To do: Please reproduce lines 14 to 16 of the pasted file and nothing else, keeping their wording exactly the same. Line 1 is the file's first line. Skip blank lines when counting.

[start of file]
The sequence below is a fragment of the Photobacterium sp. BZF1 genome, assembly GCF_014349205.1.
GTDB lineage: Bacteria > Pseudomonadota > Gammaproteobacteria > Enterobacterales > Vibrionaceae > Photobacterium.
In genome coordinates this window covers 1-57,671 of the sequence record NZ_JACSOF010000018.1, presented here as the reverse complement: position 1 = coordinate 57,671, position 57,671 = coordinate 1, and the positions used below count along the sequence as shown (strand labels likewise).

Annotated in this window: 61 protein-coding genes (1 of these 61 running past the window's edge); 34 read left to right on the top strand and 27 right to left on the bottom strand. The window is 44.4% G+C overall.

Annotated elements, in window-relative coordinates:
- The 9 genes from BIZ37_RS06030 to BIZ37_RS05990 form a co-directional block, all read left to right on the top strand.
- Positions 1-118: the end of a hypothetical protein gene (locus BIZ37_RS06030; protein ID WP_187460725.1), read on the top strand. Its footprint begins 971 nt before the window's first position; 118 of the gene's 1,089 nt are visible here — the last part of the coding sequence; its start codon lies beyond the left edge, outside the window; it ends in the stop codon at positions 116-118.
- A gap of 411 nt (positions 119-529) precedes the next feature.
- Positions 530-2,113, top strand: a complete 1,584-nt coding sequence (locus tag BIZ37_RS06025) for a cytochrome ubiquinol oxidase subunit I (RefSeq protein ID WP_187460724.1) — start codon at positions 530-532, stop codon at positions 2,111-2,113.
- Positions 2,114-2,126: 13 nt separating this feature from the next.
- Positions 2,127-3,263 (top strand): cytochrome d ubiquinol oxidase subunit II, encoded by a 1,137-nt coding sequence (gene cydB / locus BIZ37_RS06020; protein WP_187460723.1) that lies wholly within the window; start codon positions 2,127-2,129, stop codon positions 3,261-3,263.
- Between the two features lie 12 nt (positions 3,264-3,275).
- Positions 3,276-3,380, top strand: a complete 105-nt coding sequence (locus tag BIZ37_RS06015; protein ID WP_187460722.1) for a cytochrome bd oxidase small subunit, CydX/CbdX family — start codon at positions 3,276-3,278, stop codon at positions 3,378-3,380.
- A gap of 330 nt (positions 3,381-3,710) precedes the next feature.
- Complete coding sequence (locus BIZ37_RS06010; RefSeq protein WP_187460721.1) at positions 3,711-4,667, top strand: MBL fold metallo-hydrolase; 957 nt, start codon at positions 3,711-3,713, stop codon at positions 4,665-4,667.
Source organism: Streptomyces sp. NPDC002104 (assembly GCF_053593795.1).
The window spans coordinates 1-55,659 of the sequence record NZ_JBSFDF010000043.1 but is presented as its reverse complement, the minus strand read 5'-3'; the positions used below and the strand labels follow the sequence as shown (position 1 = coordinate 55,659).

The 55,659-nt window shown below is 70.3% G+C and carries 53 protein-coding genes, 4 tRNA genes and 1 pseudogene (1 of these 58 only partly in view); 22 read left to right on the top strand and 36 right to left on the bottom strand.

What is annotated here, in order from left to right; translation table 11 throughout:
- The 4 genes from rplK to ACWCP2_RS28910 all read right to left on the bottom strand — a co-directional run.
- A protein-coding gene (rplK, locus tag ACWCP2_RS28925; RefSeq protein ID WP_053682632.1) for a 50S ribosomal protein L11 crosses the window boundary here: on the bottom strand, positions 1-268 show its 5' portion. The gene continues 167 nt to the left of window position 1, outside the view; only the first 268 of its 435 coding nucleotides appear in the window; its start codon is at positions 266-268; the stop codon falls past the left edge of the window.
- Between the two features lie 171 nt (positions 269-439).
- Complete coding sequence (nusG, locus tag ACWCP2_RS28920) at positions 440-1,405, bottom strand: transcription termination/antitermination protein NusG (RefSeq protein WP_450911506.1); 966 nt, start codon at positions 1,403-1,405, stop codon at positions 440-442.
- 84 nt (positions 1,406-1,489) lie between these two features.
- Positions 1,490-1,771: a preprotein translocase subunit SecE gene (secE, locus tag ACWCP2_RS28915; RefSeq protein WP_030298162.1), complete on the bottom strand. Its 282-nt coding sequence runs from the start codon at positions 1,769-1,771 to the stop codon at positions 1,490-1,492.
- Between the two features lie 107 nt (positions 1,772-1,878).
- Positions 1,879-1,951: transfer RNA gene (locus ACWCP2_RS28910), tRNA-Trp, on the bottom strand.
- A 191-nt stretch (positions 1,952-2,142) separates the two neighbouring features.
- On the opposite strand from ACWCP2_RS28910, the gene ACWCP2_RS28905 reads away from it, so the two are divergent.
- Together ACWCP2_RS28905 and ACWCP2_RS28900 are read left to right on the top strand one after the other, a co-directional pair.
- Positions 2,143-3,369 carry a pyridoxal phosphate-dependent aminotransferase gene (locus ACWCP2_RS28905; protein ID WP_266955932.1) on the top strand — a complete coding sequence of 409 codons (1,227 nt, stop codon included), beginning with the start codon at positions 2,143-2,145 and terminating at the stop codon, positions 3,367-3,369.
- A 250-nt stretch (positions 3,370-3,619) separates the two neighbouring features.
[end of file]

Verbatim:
- A gap of 330 nt (positions 3,381-3,710) precedes the next feature.
- Complete coding sequence (locus BIZ37_RS06010; RefSeq protein WP_187460721.1) at positions 3,711-4,667, top strand: MBL fold metallo-hydrolase; 957 nt, start codon at positions 3,711-3,713, stop codon at positions 4,665-4,667.
Source organism: Streptomyces sp. NPDC002104 (assembly GCF_053593795.1).